321BibleStudy.net
321BibleStudy.net
Home

Remarks on Righteousness

Lessons & Quizzes

About Us

Fundamentals of Faith

Salvation in Christ

The church of Christ

Audio Bible

Jokes, Quotes & Illustrations

Questions & Answers
Members Home Page

Audio Books

Audio Lessons

Commentary

Fundamental Archive

Jokes, Quotes & Illustrations Archive

Links

Photos of Bible Lands

Pillar of Truth Monthly

Questions & Answers Archive

Remarks on Righteousness Archive

Speak as the Oracles Archive

Speak as the Oracles Weekly

Video Lessons
The Book of
Ecclesiastes
(Outline)
A brief outline of Ecclesiastes
I.        The vanity of human wisdom (1:1-2:26)
II.        The disappointing experiences of life (3:1-5:20)
III.        The vanity of wealth and honor (6:1-8:17)
IV.        Dependence on God to deal with the injustices of life (9:1-12:8)
V.        Life in the light of eternity (12:9-14)
One of the more difficult things to grasp for most people is the meaning of life. How
does one find fulfillment and completion in this life?
Most people agree with Solomon, everything is vain. No matter what you try,
something is missing. From this viewpoint, Solomon seeks what truly has meaning.
Knowledge is power. Education will provide all the answers to your problems.
Yet, six out of ten college graduates get jobs outside of their field of study. The
more you learn, the more you don’t know. No matter what you learn of this world,
something is missing.
Solomon is the most knowledgeable and wisest of men, yet it does not provide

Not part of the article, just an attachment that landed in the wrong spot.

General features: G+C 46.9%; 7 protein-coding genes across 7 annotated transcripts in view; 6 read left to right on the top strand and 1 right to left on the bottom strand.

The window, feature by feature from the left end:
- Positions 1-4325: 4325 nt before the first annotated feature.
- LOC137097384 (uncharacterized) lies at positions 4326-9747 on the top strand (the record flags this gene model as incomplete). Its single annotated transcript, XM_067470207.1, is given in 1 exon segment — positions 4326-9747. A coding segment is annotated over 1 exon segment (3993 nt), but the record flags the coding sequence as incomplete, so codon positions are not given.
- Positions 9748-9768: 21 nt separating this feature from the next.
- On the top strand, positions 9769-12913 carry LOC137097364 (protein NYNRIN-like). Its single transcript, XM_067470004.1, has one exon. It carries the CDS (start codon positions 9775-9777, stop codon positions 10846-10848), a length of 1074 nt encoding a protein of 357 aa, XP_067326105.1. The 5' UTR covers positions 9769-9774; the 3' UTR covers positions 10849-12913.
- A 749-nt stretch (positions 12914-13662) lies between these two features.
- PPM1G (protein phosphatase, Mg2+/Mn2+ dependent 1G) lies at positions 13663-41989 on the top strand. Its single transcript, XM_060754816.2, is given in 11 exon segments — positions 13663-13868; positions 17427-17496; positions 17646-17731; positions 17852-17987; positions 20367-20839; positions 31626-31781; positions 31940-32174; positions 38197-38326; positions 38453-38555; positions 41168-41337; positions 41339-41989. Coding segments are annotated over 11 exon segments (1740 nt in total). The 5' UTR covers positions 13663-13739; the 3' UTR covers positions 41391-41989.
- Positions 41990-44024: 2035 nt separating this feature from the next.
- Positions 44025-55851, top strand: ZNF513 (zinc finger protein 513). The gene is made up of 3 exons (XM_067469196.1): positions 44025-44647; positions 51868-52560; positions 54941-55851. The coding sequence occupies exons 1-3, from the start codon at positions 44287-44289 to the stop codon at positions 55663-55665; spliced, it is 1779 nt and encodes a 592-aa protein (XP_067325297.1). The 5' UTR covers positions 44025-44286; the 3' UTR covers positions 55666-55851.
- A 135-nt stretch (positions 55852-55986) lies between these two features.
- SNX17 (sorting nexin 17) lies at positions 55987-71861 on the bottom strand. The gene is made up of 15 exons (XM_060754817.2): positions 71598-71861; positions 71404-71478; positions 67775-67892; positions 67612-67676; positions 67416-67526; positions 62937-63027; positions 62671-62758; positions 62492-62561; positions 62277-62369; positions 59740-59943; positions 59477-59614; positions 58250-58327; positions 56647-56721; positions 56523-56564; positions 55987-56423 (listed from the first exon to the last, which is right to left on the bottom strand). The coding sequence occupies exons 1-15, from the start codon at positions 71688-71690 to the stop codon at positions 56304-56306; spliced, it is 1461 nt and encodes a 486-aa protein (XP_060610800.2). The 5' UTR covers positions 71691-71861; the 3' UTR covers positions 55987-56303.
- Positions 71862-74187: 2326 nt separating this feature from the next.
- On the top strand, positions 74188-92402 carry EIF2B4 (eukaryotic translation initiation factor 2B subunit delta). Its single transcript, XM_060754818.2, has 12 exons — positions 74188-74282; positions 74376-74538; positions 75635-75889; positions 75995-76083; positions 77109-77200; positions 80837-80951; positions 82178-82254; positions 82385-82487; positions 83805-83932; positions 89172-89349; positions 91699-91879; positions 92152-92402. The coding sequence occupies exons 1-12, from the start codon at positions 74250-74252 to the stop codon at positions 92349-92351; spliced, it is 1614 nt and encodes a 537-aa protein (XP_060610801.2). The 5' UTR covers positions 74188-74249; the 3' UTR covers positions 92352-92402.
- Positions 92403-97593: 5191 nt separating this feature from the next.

fulfillment and satisfaction.
If only I had … The majority of Americans believe they would be happy and
satisfied if they only made 10% more. It doesn’t matter how much they make, just
10% more… Stocks, bonds, real estate, cars, boats, money, … these are seen
as the answer to all the problems of life by many.
Yet, Solomon was blessed with more wealth than any other, and all that it left him
was empty.
Power is addictive. Political power is surely to provide happiness and
contentment. The frustrations of dealing with the bureaucratic  maze make you
think if only I had the power and ability to avoid it.
Solomon had unrivaled power. He was king. His word was law. Yet, something
was missing.
Epicureanism says that fulfillment is to be found in pleasures of the flesh.
When hungry, if only I could eat unrestrained … When denied, surely
unrestrained sexual conduct would bring the greatest pleasure … When in
pain or misery, if only I could have another drink or something to make me
high … The physical pleasures of life would make everything all right.
Everything would be good then.
Solomon was in a position to endulge his pleasures. With 700 wives and 300
concubines, with wealth and power to purchase and demand anything and
everything, no pleasure would or could be denied him. Yet, something was
missing …
Life has meaning only when one serves God. Man is a physical being, and a
spiritual being. The things of this world satisfy the flesh, but they leave the
spirit empty. That is what Jesus told the Devil when tempted in the wilderness.
But he answered and said, It is written, Man shall not live by bread alone, but
by every word that proceedeth out of the mouth of God. (Matthew 4:4 KJV)
Let us hear the conclusion of the whole matter: Fear God, and keep his
commandments: for this is the whole duty of man. For God shall bring every
work into judgment, with every secret thing, whether it be good, or whether it
be evil. (Ecclesiastes 12:13-14 KJV)
Ecclesiastes is never quoted in the New Testament.